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PLoS One. 2014 Mar 18;9(3):e91148. doi: 10.1371/journal.pone.0091148. eCollection 2014.

Network models predict that reduced excitatory fluctuations can give rise to hippocampal network hyper-excitability in MeCP2-null mice.

Author information

1
Toronto Western Research Institute, University Health Network, Toronto, Ontario, Canada; Department of Physiology, University of Toronto, Toronto, Ontario, Canada.
2
Toronto Western Research Institute, University Health Network, Toronto, Ontario, Canada; Department of Surgery (Neurosurgery), University of Toronto, Toronto, Ontario, Canada.
3
Toronto Western Research Institute, University Health Network, Toronto, Ontario, Canada; Department of Medicine (Neurology), University of Toronto, Toronto, Ontario, Canada.
4
Toronto Western Research Institute, University Health Network, Toronto, Ontario, Canada; Department of Physiology, University of Toronto, Toronto, Ontario, Canada; Department of Medicine (Neurology), University of Toronto, Toronto, Ontario, Canada.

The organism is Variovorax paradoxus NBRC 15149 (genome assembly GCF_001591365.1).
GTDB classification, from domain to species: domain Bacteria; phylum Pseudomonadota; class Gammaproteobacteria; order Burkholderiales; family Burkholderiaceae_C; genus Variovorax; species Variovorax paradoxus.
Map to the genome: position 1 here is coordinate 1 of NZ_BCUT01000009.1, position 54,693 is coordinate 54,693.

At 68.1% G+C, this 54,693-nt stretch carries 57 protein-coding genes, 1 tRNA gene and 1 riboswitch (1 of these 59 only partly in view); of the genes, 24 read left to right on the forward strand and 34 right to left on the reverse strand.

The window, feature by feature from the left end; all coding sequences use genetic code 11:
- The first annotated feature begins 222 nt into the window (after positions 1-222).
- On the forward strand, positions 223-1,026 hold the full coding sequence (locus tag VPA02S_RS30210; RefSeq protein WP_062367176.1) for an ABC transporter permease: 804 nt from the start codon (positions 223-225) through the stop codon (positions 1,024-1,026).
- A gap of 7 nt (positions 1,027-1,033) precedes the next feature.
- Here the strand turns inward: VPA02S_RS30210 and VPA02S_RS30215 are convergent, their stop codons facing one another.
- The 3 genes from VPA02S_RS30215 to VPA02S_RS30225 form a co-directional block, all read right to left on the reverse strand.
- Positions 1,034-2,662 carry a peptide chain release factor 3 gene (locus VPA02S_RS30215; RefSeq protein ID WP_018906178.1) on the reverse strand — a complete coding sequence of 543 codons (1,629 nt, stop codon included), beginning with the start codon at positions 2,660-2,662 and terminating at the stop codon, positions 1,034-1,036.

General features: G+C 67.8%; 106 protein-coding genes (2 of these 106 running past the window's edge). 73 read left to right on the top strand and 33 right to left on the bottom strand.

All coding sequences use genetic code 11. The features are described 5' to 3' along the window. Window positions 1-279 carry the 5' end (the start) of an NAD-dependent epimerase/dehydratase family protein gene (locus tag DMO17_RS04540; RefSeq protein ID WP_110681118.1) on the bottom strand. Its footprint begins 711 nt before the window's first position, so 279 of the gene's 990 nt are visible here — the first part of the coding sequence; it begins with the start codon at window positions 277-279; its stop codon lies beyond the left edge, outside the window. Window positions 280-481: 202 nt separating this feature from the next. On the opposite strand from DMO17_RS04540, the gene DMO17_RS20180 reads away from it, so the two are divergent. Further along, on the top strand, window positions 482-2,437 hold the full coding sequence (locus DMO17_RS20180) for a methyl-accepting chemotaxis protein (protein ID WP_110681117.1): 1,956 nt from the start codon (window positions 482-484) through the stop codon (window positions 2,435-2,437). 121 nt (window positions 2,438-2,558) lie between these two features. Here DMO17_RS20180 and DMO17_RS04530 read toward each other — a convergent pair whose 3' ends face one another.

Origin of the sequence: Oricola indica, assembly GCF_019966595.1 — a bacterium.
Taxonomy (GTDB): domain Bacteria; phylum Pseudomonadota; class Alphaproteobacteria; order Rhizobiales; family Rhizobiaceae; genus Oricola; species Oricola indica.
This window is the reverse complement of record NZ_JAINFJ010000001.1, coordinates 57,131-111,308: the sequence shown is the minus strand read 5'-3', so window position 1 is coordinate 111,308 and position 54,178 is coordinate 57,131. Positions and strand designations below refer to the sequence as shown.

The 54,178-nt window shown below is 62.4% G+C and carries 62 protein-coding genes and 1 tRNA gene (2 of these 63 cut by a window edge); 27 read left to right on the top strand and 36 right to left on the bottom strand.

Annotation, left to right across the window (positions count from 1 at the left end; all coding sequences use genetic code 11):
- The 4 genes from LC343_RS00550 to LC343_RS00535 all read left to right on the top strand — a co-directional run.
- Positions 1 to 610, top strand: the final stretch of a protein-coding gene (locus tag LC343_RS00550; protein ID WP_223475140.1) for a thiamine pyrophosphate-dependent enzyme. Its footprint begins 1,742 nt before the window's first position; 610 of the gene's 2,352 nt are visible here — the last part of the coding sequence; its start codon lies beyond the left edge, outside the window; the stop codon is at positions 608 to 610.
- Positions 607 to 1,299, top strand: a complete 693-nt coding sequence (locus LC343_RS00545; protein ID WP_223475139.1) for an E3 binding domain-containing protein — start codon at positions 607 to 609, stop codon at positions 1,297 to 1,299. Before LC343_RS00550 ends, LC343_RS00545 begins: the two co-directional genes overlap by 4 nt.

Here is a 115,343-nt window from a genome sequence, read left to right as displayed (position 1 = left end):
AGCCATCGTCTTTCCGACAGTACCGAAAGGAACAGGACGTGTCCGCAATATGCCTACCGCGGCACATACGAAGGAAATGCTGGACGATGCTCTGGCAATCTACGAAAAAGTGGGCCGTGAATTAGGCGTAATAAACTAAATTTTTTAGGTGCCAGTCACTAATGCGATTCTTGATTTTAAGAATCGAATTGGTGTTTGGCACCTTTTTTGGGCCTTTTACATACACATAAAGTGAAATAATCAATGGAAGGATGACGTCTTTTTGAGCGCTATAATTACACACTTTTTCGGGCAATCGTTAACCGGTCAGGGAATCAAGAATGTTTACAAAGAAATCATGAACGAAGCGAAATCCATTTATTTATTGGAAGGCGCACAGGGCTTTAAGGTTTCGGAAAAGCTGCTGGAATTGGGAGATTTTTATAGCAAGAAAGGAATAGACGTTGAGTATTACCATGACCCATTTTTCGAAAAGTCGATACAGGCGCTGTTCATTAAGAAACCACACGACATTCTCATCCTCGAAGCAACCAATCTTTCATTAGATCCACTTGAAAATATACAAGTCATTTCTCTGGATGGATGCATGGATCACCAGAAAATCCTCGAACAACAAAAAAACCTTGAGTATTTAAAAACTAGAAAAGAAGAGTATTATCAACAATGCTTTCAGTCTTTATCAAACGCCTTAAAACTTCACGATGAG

Erratum in

  • PLoS One. 2014;9(7):e103906.

Abstract

Rett syndrome is a severe pediatric neurological disorder caused by loss of function mutations within the gene encoding methyl CpG-binding protein 2 (MeCP2). Although MeCP2 is expressed near ubiquitously, the primary pathophysiology of Rett syndrome stems from impairments of nervous system function. One alteration within different regions of the MeCP2-deficient brain is the presence of hyper-excitable network responses. In the hippocampus, such responses exist despite there being an overall decrease in spontaneous excitatory drive within the network. In this study, we generated and used mathematical, neuronal network models to resolve this apparent paradox. We did this by taking advantage of previous mathematical modelling insights that indicated that decreased excitatory fluctuations, but not mean excitatory drive, more critically explain observed changes in hippocampal network oscillations from MeCP2-null mouse slices. Importantly, reduced excitatory fluctuations could also bring about hyper-excitable responses in our network models. Therefore, these results indicate that diminished excitatory fluctuations may be responsible for the hyper-excitable state of MeCP2-deficient hippocampal circuitry.

PMID:
24642514
PMCID:
PMC3958347
DOI:
10.1371/journal.pone.0091148
[Indexed for MEDLINE]
Free PMC Article

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